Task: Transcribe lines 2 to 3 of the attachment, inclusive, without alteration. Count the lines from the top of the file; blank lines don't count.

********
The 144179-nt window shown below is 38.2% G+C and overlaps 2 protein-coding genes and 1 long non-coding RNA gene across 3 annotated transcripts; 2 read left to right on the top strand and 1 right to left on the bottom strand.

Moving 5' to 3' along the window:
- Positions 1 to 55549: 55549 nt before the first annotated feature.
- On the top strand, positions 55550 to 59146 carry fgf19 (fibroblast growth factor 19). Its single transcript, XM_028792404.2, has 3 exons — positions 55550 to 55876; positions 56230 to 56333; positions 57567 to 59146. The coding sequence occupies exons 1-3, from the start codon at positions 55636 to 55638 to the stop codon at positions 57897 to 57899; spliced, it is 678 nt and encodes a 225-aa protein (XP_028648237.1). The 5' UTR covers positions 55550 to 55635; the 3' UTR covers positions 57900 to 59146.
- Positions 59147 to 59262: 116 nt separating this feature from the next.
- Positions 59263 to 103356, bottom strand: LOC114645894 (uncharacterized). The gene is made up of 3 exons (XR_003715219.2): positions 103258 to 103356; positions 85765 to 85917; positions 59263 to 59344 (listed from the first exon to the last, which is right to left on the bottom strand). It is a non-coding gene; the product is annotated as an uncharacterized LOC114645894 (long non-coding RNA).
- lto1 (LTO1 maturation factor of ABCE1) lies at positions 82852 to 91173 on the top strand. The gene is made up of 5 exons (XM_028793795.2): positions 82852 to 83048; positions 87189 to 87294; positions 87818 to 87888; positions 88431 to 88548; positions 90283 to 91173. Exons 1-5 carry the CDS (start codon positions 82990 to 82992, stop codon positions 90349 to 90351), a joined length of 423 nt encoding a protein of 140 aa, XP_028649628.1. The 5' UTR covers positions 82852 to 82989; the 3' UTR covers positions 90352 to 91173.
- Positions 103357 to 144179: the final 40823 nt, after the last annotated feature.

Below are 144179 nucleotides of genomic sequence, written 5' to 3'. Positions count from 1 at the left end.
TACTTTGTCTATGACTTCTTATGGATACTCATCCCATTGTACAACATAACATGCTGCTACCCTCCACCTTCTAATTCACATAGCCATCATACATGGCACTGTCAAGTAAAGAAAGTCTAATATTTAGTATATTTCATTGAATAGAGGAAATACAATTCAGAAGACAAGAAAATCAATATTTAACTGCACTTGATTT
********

Moving 5' to 3' along the window:
- Positions 1 to 55549: 55549 nt before the first annotated feature.